The Curiosity Index (28.11.2018)

Russia-Ukraine dispute raises new tensions

This is a good explainer for the latest flashpoint in the conflict. It’s worth being very clear about the basic fact that Russia invaded another country, seized part of it’s territory, claimed it as it’s own, fostered a civil war all the while denying all knowledge of it. There were sanctions but nothing more. 

Not only has it caused immense problems for Ukraine as a nation but also caused a schism in the Orthodox church.

22 months of Syria’s civil war condensed into a 1-minute video

I would read the article first (link) in the headline and then watch the video. It’s informative but the soundtrack is somewhat disconcerting to what amounts to years of suffering for millions of people. 

The Present Phase of Stagnation in the Foundations of Physics Is Not Normal

This is interesting.

Ten-thousands of wrong predictions sounds dramatic, but it’s actually an underestimate. I am merely summing up predictions that have been made for physics beyond the standard model which the Large Hadron Collider (LHC) was supposed to find: All the extra dimensions in their multiple shapes and configurations, all the pretty symmetry groups, all the new particles with the fancy names. You can estimate the total number of such predictions by counting the papers, or, alternatively, the people working in the fields and their average productivity.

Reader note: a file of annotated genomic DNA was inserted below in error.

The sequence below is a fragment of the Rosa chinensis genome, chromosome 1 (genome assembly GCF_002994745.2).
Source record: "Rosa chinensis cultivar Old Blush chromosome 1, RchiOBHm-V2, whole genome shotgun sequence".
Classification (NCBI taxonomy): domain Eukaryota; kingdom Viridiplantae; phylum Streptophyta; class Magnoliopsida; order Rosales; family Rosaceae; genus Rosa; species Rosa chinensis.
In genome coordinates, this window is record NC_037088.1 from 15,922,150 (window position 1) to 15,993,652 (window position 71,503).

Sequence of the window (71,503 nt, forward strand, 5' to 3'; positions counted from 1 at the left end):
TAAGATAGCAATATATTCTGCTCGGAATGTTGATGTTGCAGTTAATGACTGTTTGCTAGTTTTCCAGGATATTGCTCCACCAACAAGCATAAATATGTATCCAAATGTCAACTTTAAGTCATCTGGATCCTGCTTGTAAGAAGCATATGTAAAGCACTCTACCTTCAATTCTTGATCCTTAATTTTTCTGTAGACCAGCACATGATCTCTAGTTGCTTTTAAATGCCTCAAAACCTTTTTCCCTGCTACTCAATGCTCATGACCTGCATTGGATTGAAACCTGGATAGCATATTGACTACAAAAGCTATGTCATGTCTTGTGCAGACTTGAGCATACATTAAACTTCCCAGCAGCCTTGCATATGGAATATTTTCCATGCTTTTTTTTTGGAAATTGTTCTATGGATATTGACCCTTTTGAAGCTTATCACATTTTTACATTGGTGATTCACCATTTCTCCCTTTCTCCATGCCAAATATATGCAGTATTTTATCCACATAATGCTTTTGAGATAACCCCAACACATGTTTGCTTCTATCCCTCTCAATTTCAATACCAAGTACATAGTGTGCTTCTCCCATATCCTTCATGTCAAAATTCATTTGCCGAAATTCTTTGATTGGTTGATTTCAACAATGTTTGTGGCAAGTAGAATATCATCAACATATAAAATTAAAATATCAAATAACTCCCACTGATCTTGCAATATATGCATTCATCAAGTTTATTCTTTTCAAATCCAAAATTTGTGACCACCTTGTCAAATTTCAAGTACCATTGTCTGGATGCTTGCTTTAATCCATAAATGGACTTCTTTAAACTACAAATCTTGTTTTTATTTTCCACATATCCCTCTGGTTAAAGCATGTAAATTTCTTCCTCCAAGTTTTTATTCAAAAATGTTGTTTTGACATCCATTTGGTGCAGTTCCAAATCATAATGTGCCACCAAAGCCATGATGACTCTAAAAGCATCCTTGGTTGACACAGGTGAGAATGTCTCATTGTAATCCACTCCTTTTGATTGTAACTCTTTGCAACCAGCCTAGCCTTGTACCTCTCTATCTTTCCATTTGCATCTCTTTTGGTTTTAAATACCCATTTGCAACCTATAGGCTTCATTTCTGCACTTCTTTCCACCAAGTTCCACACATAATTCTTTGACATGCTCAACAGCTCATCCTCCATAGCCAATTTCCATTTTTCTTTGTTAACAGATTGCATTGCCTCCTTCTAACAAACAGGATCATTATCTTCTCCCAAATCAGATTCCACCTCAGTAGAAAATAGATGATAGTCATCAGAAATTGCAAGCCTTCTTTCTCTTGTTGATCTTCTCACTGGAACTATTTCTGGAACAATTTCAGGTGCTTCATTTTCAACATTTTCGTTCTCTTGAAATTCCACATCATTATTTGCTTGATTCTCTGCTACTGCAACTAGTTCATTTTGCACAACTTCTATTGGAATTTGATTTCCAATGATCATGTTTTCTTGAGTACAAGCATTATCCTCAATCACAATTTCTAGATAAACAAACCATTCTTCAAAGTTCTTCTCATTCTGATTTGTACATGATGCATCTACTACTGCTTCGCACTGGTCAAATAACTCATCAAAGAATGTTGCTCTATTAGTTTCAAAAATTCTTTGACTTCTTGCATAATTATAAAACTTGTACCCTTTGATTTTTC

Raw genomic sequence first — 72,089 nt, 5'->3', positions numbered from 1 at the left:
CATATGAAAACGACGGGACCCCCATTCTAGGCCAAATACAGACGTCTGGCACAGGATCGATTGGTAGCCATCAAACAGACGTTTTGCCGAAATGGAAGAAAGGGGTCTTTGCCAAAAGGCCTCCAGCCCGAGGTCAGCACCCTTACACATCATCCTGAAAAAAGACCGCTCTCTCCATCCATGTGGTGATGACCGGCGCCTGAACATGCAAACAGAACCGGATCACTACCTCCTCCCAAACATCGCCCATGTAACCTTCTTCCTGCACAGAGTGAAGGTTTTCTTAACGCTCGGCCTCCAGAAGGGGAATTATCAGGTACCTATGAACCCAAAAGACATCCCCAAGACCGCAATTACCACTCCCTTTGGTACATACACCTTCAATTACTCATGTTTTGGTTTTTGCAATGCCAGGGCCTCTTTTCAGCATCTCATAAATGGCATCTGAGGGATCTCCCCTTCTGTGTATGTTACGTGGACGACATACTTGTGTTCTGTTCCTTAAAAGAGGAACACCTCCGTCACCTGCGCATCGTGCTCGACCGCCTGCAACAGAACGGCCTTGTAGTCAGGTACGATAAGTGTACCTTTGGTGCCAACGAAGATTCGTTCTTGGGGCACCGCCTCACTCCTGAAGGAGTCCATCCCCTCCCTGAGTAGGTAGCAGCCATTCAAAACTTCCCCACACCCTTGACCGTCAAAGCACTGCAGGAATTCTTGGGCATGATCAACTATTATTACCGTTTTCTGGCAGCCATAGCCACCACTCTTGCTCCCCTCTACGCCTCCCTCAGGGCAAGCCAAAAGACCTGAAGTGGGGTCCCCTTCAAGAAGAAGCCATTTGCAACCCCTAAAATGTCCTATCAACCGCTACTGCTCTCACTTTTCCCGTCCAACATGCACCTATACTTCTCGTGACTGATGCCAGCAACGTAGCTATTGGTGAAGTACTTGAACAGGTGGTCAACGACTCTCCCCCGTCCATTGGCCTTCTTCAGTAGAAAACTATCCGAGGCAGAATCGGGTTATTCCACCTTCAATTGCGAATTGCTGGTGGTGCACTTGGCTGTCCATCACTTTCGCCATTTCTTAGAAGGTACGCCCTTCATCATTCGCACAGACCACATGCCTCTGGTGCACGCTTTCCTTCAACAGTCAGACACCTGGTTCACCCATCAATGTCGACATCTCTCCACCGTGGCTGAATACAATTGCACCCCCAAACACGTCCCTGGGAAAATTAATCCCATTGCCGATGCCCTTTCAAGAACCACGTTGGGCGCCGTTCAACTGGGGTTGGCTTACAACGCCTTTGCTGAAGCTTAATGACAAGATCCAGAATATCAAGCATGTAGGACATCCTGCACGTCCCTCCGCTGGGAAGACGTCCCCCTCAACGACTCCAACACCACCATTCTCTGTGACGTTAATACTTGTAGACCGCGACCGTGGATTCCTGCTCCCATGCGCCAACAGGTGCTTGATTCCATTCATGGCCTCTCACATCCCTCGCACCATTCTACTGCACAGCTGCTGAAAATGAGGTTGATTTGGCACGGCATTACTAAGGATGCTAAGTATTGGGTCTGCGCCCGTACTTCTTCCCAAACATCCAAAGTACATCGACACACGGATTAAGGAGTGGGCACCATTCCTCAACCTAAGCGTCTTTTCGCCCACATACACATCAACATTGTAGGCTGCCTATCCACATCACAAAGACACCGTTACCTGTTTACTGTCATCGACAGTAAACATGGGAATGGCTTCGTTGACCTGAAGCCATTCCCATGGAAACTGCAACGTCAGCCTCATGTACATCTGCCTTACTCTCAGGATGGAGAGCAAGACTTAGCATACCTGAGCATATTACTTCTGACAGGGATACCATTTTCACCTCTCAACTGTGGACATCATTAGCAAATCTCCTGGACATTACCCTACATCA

They were all wrong. Even if the LHC finds something new in the data that is yet to come, we already know that the theorists’ guesses did not work out. Not. A. Single. One.

4 big takeaways from the UN’s alarming climate change report

I know this was ‘news’ two months ago but this is the climate we’re talking about – so re-familiarise yourself with perhaps the most important issue facing the entire planet.

The 2018 National Geographic Photo Contest

And some visual reminders of the beauty at stake…

On my last night in Senja, I was gifted with an incredible cloud inversion. After two days of rain and zero visibility, Segla finally revealed itself. I arrived at midnight and waited until 3am for the sun to rise. With my tripod set up on the edge of a 500m cliff face, I ran into position to create a sense of scale as the fog began drifting. After 10 minutes, the fog had completely engulfed the peak. I was lucky to be in the right place at the right time and capture this moment.

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